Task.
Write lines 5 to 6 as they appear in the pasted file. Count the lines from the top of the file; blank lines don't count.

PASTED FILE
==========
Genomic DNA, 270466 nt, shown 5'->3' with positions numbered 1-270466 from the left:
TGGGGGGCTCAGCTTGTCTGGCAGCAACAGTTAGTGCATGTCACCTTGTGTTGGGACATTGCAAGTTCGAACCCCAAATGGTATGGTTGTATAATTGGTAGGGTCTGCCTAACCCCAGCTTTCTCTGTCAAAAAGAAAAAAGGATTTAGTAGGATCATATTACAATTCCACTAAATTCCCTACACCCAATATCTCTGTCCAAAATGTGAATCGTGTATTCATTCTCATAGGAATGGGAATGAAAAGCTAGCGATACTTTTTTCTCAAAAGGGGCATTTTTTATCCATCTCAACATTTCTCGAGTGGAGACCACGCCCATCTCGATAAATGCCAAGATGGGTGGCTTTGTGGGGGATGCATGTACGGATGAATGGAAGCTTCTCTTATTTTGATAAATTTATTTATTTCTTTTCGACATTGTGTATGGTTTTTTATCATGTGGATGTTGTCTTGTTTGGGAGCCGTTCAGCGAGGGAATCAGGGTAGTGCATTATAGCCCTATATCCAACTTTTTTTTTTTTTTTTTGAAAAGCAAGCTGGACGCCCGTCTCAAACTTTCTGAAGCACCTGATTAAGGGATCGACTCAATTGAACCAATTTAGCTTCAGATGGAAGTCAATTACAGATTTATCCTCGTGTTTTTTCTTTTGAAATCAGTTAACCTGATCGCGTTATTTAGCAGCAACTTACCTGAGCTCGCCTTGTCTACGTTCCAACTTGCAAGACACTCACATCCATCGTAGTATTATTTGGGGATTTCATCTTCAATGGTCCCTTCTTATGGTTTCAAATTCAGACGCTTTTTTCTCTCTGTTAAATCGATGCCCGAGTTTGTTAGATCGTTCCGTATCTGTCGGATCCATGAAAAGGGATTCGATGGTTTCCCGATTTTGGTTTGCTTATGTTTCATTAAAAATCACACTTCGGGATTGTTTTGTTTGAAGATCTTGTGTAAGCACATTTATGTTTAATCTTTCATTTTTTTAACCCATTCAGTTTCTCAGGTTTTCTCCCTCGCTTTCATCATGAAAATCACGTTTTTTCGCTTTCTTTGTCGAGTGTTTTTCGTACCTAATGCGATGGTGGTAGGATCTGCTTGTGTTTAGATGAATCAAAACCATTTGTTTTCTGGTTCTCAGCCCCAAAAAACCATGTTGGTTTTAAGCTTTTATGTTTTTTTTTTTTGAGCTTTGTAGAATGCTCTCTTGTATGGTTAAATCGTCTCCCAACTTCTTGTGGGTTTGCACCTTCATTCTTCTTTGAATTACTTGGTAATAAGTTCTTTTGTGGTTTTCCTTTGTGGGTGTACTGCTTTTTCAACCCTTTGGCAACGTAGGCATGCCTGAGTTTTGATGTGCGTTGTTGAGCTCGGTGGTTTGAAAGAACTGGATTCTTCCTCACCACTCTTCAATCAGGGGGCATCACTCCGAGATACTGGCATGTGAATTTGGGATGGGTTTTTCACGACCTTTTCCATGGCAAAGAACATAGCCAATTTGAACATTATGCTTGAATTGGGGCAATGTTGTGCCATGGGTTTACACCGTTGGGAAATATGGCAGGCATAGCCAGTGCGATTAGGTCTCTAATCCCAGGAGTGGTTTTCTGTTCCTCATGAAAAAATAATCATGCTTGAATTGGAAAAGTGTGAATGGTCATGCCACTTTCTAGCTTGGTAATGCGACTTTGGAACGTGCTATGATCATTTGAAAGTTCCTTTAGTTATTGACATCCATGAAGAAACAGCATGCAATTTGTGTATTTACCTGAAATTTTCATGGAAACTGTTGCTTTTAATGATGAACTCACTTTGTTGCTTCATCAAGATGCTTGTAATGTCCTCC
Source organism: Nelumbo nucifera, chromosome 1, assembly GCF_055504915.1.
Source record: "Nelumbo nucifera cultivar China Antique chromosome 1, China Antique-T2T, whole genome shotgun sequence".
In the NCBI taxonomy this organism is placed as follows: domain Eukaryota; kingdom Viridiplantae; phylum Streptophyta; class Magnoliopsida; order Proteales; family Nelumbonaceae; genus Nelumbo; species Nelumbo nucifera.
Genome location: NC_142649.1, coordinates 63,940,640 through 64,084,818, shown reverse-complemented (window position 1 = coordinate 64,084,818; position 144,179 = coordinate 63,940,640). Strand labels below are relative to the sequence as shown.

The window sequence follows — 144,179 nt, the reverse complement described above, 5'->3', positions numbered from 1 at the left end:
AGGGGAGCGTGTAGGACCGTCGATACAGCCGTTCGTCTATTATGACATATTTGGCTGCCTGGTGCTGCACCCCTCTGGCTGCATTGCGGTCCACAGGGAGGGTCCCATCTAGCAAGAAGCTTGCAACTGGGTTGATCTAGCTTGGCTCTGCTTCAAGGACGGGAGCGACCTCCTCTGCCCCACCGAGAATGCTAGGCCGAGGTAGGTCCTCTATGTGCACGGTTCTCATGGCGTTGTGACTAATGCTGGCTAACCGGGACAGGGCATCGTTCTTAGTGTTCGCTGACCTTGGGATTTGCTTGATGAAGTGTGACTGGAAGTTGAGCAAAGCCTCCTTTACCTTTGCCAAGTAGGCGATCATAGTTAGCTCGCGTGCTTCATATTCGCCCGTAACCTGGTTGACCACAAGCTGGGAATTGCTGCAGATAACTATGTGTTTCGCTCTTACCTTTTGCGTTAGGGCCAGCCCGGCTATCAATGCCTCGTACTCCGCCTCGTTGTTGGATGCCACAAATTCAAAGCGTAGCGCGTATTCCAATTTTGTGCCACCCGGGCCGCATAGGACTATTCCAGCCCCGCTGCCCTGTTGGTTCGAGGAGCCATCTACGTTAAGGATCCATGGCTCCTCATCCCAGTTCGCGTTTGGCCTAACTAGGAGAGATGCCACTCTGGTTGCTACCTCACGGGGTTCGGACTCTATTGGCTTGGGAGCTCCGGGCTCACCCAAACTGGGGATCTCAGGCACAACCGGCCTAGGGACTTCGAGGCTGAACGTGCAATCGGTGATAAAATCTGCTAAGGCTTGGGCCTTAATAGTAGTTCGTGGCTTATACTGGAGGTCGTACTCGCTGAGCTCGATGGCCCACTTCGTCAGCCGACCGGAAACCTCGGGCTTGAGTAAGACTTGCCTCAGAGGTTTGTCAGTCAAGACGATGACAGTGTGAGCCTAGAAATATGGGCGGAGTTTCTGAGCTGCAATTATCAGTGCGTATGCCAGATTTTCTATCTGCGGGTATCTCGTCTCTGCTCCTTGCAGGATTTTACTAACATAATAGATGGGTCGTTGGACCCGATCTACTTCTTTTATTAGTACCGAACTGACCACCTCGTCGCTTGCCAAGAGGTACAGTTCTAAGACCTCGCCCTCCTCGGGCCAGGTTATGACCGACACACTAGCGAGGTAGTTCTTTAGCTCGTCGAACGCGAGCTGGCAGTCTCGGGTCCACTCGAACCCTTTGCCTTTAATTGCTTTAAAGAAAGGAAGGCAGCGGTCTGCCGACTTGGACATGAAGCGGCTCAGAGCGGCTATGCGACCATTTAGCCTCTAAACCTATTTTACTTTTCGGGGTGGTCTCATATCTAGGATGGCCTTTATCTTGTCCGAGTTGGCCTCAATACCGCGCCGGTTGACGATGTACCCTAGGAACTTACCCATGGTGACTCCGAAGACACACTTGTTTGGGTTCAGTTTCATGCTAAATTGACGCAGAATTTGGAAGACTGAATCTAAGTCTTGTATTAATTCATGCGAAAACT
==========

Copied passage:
In the NCBI taxonomy this organism is placed as follows: domain Eukaryota; kingdom Viridiplantae; phylum Streptophyta; class Magnoliopsida; order Proteales; family Nelumbonaceae; genus Nelumbo; species Nelumbo nucifera.
Genome location: NC_142649.1, coordinates 63,940,640 through 64,084,818, shown reverse-complemented (window position 1 = coordinate 64,084,818; position 144,179 = coordinate 63,940,640). Strand labels below are relative to the sequence as shown.